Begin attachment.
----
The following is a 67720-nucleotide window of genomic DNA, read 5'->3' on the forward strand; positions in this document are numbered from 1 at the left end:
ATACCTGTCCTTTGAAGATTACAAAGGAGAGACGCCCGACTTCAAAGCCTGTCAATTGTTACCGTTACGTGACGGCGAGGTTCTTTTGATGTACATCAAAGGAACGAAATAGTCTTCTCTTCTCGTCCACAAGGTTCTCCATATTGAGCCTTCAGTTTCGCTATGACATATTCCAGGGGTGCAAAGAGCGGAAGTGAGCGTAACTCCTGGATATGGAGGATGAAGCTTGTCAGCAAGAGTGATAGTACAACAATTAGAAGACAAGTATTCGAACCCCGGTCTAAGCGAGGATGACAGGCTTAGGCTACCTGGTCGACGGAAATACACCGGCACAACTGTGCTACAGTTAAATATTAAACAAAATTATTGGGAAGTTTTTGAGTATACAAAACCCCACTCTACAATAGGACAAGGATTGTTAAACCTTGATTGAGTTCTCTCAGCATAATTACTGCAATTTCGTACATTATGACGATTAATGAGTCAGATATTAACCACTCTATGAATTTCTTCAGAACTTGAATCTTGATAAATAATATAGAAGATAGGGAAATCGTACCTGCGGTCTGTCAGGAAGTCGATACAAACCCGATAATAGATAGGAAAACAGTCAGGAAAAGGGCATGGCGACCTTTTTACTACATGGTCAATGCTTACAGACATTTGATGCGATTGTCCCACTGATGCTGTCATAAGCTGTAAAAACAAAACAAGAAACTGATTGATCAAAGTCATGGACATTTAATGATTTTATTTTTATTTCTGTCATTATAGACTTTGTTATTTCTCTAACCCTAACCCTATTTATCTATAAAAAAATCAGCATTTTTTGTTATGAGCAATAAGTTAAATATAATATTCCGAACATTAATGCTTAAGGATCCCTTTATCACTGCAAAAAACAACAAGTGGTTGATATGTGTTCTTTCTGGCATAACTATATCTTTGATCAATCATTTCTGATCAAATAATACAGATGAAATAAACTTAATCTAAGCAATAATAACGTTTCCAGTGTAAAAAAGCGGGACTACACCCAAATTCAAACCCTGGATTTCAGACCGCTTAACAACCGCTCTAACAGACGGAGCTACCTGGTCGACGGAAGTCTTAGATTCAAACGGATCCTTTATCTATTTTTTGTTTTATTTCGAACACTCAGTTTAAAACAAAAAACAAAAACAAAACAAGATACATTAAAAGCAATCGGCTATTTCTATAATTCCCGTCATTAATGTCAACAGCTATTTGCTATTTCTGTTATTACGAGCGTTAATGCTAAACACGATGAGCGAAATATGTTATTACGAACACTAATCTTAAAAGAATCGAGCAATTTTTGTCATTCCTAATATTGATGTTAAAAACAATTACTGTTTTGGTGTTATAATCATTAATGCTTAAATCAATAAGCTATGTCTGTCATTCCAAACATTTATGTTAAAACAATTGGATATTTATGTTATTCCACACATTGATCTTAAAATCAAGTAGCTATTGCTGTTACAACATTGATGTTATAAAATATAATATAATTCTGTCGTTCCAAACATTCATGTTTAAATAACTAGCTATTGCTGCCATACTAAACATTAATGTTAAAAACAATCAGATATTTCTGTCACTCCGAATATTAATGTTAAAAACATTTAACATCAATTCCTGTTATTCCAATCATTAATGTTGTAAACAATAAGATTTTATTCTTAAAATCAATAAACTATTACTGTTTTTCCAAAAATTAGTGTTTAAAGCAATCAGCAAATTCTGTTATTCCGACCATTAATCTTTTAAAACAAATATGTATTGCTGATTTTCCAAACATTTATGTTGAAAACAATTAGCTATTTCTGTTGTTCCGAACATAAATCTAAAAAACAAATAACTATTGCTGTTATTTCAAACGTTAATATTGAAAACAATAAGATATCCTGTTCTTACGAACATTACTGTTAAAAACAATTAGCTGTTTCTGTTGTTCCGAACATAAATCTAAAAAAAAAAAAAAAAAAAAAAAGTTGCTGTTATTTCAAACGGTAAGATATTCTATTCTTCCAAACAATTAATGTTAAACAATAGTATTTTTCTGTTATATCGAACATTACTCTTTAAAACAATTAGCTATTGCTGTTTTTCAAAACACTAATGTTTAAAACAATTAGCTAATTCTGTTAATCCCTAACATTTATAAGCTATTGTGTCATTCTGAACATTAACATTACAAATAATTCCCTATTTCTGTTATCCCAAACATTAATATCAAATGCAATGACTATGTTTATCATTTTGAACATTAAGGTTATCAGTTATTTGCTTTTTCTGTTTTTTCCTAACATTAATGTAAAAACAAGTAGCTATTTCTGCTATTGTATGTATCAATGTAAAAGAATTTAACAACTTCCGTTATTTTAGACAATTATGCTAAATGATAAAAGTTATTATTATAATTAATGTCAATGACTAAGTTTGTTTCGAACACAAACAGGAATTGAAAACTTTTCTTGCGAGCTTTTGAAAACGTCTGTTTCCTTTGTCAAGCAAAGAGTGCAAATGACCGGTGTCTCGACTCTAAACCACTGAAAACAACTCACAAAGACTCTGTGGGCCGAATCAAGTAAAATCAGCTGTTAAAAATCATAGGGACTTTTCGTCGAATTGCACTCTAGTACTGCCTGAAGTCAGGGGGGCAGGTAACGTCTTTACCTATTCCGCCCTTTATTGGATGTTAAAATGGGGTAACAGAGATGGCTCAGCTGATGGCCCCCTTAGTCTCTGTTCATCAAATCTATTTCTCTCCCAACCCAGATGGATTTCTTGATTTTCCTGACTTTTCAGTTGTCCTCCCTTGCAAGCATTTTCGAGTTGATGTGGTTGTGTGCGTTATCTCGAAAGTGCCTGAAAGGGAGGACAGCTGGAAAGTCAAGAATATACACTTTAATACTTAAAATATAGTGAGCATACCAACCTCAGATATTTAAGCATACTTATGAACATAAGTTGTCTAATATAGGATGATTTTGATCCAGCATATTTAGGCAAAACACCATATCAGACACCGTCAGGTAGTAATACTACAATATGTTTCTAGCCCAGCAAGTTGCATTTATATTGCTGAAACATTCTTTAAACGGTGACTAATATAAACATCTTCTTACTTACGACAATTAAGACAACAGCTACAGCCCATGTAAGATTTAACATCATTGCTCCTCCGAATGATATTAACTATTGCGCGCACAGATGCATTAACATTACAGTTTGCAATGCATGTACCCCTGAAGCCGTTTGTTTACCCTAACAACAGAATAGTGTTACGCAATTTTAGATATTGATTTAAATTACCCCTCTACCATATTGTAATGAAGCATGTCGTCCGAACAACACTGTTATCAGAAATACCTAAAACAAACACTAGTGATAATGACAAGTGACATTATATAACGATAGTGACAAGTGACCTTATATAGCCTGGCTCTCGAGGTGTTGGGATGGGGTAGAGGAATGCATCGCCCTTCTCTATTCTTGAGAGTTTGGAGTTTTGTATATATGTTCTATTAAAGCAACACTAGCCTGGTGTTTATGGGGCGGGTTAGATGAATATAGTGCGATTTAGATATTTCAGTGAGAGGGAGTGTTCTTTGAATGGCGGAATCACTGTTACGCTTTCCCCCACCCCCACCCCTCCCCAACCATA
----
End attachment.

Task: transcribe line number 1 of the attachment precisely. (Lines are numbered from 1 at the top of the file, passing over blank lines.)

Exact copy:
The following is a 67720-nucleotide window of genomic DNA, read 5'->3' on the forward strand; positions in this document are numbered from 1 at the left end: